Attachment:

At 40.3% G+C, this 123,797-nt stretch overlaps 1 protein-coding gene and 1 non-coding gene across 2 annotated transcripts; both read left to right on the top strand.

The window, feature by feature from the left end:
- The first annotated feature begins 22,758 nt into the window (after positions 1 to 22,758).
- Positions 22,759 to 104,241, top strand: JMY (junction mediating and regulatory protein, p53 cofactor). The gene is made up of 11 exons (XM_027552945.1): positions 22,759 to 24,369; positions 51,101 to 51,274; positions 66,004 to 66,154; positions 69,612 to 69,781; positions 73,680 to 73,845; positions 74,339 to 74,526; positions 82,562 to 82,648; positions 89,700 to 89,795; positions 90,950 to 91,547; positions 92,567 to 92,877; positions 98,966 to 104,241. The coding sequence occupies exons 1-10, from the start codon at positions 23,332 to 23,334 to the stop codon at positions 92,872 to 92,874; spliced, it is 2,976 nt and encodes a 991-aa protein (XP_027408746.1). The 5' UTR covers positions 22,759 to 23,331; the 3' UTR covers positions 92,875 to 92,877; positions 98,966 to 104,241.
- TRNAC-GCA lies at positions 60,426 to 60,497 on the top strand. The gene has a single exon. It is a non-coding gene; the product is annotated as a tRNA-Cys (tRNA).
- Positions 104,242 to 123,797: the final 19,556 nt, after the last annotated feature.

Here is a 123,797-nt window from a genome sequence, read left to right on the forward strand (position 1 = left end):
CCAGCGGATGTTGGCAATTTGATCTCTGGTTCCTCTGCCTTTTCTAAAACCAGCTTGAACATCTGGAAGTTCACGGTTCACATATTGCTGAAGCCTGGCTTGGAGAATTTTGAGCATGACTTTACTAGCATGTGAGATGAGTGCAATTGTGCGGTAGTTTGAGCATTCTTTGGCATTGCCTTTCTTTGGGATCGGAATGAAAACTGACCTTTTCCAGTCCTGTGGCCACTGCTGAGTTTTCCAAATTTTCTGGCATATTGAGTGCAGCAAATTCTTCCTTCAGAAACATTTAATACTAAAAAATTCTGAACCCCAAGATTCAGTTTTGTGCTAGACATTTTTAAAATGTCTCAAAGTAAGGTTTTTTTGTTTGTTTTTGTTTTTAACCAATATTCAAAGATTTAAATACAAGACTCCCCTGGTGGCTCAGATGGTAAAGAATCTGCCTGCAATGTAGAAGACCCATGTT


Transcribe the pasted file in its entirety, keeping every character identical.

At 40.3% G+C, this 123,797-nt stretch overlaps 1 protein-coding gene and 1 non-coding gene across 2 annotated transcripts; both read left to right on the top strand.

The window, feature by feature from the left end:
- The first annotated feature begins 22,758 nt into the window (after positions 1 to 22,758).
- Positions 22,759 to 104,241, top strand: JMY (junction mediating and regulatory protein, p53 cofactor). The gene is made up of 11 exons (XM_027552945.1): positions 22,759 to 24,369; positions 51,101 to 51,274; positions 66,004 to 66,154; positions 69,612 to 69,781; positions 73,680 to 73,845; positions 74,339 to 74,526; positions 82,562 to 82,648; positions 89,700 to 89,795; positions 90,950 to 91,547; positions 92,567 to 92,877; positions 98,966 to 104,241. The coding sequence occupies exons 1-10, from the start codon at positions 23,332 to 23,334 to the stop codon at positions 92,872 to 92,874; spliced, it is 2,976 nt and encodes a 991-aa protein (XP_027408746.1). The 5' UTR covers positions 22,759 to 23,331; the 3' UTR covers positions 92,875 to 92,877; positions 98,966 to 104,241.
- TRNAC-GCA lies at positions 60,426 to 60,497 on the top strand. The gene has a single exon. It is a non-coding gene; the product is annotated as a tRNA-Cys (tRNA).
- Positions 104,242 to 123,797: the final 19,556 nt, after the last annotated feature.

Here is a 123,797-nt window from a genome sequence, read left to right on the forward strand (position 1 = left end):
CCAGCGGATGTTGGCAATTTGATCTCTGGTTCCTCTGCCTTTTCTAAAACCAGCTTGAACATCTGGAAGTTCACGGTTCACATATTGCTGAAGCCTGGCTTGGAGAATTTTGAGCATGACTTTACTAGCATGTGAGATGAGTGCAATTGTGCGGTAGTTTGAGCATTCTTTGGCATTGCCTTTCTTTGGGATCGGAATGAAAACTGACCTTTTCCAGTCCTGTGGCCACTGCTGAGTTTTCCAAATTTTCTGGCATATTGAGTGCAGCAAATTCTTCCTTCAGAAACATTTAATACTAAAAAATTCTGAACCCCAAGATTCAGTTTTGTGCTAGACATTTTTAAAATGTCTCAAAGTAAGGTTTTTTTGTTTGTTTTTGTTTTTAACCAATATTCAAAGATTTAAATACAAGACTCCCCTGGTGGCTCAGATGGTAAAGAATCTGCCTGCAATGTAGAAGACCCATGTT